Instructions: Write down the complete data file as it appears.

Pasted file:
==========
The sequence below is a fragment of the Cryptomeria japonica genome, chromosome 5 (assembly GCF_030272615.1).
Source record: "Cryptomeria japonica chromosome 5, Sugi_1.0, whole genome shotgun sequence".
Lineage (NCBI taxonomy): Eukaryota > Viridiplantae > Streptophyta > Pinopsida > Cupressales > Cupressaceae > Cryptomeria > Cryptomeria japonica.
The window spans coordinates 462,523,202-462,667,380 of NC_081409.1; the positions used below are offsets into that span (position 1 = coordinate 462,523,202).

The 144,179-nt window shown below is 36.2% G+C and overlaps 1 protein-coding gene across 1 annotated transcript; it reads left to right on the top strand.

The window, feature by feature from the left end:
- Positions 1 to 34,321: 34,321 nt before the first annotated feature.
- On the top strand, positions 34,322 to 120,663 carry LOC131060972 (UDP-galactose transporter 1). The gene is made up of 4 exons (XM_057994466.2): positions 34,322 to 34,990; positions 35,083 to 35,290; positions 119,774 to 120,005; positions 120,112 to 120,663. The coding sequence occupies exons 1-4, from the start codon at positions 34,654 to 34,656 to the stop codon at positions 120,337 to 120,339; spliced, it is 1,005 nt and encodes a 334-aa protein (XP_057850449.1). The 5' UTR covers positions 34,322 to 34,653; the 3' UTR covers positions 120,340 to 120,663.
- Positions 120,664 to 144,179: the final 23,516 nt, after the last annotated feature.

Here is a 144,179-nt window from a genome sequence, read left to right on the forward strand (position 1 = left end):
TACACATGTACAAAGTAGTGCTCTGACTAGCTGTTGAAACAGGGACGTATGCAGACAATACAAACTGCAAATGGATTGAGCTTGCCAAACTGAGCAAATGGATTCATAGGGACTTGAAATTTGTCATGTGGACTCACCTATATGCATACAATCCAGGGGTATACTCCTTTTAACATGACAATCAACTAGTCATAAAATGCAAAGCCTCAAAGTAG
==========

The sequence below is a fragment of the Cryptomeria japonica genome, chromosome 5 (assembly GCF_030272615.1).
Source record: "Cryptomeria japonica chromosome 5, Sugi_1.0, whole genome shotgun sequence".
Lineage (NCBI taxonomy): Eukaryota > Viridiplantae > Streptophyta > Pinopsida > Cupressales > Cupressaceae > Cryptomeria > Cryptomeria japonica.
The window spans coordinates 462,523,202-462,667,380 of NC_081409.1; the positions used below are offsets into that span (position 1 = coordinate 462,523,202).

The 144,179-nt window shown below is 36.2% G+C and overlaps 1 protein-coding gene across 1 annotated transcript; it reads left to right on the top strand.

The window, feature by feature from the left end:
- Positions 1 to 34,321: 34,321 nt before the first annotated feature.
- On the top strand, positions 34,322 to 120,663 carry LOC131060972 (UDP-galactose transporter 1). The gene is made up of 4 exons (XM_057994466.2): positions 34,322 to 34,990; positions 35,083 to 35,290; positions 119,774 to 120,005; positions 120,112 to 120,663. The coding sequence occupies exons 1-4, from the start codon at positions 34,654 to 34,656 to the stop codon at positions 120,337 to 120,339; spliced, it is 1,005 nt and encodes a 334-aa protein (XP_057850449.1). The 5' UTR covers positions 34,322 to 34,653; the 3' UTR covers positions 120,340 to 120,663.
- Positions 120,664 to 144,179: the final 23,516 nt, after the last annotated feature.

Here is a 144,179-nt window from a genome sequence, read left to right on the forward strand (position 1 = left end):
TACACATGTACAAAGTAGTGCTCTGACTAGCTGTTGAAACAGGGACGTATGCAGACAATACAAACTGCAAATGGATTGAGCTTGCCAAACTGAGCAAATGGATTCATAGGGACTTGAAATTTGTCATGTGGACTCACCTATATGCATACAATCCAGGGGTATACTCCTTTTAACATGACAATCAACTAGTCATAAAATGCAAAGCCTCAAAGTAG